The movie is bitingly funny at time, angry throughout, and features a superb ensemble cast. I especially liked Steve Carell's and Christian Bale's performances. For that alone, I would recommend this movie.

  5. #5
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    Default Re: The Big Short

    I'm glad you compared it to "Spotlight," which I loved, and which I also felt was a complementary film. I agree "The Big Short" is tackling a pretty complex and potentially dry topic (it was the Planet Money podcast that helped me get a handle on CDS/CDOs), so I'm definitely curious to see how they tackle that. But like "Spotlight," I'm looking forward to the performances more than anything else!

  6. #6
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    Default Re: The Big Short

    The Big Short (2015)
    Steve Carell, Brad Pitt, Christian Bale, Ryan Gosling. Directed by Adam McKay. Based on the book by Michael Lewis.

    I read half of Michael Lewisís The Big Short but despite the writerís talent for explaining complicated concepts through the use of narrative, the sub-prime mortgage scandal is so abstract that even people who were dealing in these mortgages didnít really know what they were. Adam McKay, who co-wrote the screenplay, tries a few different tactics to get his audience to understand the heart of the product, including breaking the fourth wall and letting his characters use visual aides while walking each other through the concepts. And itís still hard to grasp.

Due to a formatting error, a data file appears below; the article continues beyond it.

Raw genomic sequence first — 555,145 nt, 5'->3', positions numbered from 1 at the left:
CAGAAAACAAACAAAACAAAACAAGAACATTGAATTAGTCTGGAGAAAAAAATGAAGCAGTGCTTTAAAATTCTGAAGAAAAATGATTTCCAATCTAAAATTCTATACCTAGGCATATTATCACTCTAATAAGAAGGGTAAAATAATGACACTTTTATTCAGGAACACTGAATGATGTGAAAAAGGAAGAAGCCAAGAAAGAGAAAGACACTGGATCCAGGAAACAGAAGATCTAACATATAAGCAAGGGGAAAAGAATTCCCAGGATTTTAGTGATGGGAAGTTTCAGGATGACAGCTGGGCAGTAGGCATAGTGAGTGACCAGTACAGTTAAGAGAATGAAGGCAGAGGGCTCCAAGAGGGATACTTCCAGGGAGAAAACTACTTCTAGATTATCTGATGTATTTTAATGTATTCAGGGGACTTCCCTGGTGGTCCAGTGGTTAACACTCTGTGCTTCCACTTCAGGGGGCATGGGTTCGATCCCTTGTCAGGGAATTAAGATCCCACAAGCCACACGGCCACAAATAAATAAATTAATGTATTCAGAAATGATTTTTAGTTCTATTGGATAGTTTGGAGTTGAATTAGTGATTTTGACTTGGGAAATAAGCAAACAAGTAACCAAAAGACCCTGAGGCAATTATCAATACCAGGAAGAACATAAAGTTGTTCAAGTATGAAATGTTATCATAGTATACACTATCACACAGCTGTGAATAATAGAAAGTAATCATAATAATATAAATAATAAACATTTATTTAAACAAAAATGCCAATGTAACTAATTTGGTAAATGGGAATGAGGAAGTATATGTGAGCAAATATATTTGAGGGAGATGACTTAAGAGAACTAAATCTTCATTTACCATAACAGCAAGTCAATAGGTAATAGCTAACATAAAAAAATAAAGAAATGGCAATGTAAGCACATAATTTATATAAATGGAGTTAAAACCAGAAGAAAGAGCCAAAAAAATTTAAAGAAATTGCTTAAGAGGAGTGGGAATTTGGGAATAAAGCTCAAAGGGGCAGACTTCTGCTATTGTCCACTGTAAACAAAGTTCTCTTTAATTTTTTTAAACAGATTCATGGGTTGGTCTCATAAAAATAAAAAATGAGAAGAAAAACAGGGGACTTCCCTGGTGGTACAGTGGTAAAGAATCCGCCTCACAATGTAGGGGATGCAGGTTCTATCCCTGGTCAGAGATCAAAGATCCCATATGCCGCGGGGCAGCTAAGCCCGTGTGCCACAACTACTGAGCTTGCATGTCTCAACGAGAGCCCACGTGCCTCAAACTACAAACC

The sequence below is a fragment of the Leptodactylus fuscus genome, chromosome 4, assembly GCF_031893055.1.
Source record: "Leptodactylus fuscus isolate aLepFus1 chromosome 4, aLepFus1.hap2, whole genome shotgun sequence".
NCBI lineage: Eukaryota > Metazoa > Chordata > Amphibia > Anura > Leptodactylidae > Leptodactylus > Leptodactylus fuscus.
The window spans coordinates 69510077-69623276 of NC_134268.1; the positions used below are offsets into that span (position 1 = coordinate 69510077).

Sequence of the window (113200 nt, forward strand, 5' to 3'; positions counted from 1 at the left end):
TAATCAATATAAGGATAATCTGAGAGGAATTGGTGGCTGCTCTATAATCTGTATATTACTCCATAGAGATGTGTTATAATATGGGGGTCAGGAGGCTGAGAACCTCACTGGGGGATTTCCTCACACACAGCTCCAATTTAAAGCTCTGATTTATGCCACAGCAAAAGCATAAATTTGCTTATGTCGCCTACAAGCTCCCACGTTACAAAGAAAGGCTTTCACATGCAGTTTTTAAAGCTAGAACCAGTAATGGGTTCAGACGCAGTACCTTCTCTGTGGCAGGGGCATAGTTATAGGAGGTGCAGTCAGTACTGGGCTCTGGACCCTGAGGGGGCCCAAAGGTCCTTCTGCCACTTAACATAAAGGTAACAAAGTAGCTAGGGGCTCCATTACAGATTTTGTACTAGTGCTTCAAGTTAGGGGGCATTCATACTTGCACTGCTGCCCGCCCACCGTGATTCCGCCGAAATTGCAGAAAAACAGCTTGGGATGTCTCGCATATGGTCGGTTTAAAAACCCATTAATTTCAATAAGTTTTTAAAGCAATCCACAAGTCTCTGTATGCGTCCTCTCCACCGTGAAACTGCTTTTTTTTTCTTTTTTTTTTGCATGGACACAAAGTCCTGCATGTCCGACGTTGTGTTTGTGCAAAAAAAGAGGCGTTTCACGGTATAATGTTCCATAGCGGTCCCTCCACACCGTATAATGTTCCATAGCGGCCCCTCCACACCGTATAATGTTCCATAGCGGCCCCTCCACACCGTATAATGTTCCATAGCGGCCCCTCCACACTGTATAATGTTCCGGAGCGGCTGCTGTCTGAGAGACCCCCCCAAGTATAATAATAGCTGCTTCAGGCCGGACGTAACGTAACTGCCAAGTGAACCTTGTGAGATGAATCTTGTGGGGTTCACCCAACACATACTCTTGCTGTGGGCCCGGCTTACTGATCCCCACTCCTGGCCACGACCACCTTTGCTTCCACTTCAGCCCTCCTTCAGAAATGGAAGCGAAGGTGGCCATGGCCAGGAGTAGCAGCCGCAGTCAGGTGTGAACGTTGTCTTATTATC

However, McKayís purpose is really to reveal the villains in this story, to show how multiple levels of greed and self-preservation led to the collapse of some of the oldest financial institutions in the country, teetering the global economy on the brink of destruction. Thereís a lot of blame to go around, and hereís why McKay is a good choice to direct this film. The director of Will Ferrell comedies Stepbrothers and Old School, McKay understands that a touch of whimsy and amusement is necessary here, or the effect of his movie on audiences will be to fill them with rage they canít do anything about. What we get instead, thanks to his assortment of characters with their assortment of motivations, is the only thing we really have left: the ability to laugh.